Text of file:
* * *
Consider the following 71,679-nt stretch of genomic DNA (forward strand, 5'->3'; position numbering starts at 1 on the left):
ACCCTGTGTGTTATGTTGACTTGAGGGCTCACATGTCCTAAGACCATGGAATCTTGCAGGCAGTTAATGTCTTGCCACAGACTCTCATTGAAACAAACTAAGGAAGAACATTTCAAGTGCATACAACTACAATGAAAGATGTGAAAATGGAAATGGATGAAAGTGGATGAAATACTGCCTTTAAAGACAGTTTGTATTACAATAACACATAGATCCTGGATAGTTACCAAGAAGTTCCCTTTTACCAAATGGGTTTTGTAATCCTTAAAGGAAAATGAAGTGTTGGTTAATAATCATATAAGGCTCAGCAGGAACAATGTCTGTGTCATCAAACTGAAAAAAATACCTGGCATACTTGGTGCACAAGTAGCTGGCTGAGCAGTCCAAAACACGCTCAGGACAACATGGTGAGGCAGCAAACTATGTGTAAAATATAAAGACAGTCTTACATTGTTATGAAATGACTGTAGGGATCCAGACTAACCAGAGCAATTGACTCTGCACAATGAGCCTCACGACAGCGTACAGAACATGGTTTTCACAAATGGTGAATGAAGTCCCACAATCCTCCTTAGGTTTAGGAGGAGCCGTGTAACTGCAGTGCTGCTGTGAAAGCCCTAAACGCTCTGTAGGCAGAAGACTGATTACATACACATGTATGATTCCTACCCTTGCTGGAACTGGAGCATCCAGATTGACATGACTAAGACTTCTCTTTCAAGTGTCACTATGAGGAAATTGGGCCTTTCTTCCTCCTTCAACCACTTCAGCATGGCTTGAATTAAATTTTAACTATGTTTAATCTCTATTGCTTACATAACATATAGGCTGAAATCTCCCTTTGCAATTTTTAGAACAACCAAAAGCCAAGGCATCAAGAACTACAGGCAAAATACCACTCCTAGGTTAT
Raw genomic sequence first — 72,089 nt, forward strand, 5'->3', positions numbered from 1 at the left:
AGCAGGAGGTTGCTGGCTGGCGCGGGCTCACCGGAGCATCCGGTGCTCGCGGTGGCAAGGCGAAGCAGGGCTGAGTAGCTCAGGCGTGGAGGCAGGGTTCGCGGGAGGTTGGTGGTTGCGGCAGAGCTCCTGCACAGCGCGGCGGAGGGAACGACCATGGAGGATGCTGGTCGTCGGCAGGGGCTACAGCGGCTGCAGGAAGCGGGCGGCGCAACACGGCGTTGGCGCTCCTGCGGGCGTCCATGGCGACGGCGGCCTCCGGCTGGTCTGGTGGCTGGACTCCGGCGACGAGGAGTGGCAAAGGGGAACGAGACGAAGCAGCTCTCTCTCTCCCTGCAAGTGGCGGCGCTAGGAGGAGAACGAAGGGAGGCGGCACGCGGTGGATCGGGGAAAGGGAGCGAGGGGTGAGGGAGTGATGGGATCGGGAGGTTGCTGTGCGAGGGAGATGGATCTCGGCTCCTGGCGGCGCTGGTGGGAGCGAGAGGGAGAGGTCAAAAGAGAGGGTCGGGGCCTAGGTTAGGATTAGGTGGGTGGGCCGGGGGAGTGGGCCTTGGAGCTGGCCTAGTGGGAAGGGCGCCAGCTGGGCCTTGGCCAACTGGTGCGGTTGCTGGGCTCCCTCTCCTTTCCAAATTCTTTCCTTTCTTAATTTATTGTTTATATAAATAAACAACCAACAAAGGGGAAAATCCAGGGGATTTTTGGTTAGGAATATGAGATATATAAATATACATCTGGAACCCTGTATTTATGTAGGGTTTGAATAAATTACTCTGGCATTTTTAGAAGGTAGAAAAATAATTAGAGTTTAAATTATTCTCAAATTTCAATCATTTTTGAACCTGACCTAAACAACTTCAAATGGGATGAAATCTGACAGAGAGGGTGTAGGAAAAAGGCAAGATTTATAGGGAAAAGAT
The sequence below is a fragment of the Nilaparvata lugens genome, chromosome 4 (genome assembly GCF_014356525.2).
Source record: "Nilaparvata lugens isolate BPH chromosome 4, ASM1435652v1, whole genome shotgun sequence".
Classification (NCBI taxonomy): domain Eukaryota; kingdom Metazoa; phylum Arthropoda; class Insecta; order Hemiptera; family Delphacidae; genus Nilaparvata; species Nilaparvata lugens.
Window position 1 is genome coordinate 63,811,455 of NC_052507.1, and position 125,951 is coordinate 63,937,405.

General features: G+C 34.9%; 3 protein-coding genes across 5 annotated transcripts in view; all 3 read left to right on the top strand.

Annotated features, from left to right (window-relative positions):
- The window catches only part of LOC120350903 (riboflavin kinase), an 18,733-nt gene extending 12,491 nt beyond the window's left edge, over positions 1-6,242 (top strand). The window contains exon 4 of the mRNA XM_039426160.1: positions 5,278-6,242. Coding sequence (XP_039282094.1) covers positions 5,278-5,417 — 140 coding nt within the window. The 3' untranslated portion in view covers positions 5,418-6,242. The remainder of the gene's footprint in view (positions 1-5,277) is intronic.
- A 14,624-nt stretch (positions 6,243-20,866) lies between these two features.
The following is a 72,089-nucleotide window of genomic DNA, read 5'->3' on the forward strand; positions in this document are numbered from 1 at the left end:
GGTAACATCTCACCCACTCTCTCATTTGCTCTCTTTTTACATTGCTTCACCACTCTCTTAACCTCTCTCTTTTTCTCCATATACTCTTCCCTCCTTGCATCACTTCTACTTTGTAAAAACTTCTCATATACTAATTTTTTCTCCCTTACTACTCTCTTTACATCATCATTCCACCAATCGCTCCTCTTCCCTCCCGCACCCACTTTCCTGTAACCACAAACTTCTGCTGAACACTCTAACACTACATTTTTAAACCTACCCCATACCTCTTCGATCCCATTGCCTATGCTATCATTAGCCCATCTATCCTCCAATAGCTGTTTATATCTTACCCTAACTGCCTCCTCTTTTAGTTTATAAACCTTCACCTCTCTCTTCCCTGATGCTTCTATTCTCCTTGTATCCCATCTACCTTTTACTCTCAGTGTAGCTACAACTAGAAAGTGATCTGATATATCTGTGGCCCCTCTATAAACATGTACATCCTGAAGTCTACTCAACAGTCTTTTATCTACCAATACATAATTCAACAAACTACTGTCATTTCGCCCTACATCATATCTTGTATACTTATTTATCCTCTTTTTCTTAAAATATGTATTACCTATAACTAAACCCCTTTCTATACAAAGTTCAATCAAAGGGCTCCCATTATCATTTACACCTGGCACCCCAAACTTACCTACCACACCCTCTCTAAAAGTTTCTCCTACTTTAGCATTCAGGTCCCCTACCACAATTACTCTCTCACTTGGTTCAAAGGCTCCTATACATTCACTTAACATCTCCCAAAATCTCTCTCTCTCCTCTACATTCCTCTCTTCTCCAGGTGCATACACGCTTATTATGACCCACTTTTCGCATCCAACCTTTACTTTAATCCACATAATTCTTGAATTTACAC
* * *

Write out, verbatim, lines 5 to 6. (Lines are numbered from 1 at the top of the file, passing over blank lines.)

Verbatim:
The sequence below is a fragment of the Nilaparvata lugens genome, chromosome 4 (genome assembly GCF_014356525.2).
Source record: "Nilaparvata lugens isolate BPH chromosome 4, ASM1435652v1, whole genome shotgun sequence".